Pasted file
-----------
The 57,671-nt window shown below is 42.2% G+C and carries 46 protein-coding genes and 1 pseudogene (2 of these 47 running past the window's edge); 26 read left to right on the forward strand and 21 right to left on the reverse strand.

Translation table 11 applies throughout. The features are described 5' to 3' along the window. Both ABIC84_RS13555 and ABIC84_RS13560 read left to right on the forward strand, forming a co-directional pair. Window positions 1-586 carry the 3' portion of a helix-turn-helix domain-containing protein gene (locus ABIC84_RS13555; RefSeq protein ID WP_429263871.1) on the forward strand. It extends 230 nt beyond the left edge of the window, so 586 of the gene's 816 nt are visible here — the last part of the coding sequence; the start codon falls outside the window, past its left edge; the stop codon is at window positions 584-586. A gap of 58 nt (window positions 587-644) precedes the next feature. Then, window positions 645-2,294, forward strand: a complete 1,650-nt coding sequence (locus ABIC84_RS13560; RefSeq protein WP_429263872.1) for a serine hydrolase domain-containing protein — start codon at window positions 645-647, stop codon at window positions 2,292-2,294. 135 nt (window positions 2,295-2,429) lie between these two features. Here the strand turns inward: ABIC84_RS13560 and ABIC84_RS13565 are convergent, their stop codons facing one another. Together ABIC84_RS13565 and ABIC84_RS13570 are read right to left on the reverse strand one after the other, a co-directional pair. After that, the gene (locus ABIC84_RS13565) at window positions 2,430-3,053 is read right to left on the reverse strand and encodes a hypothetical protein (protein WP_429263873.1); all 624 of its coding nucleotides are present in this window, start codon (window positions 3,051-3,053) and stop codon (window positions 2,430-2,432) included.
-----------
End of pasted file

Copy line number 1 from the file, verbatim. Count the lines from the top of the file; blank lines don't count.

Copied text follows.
The 57,671-nt window shown below is 42.2% G+C and carries 46 protein-coding genes and 1 pseudogene (2 of these 47 running past the window's edge); 26 read left to right on the forward strand and 21 right to left on the reverse strand.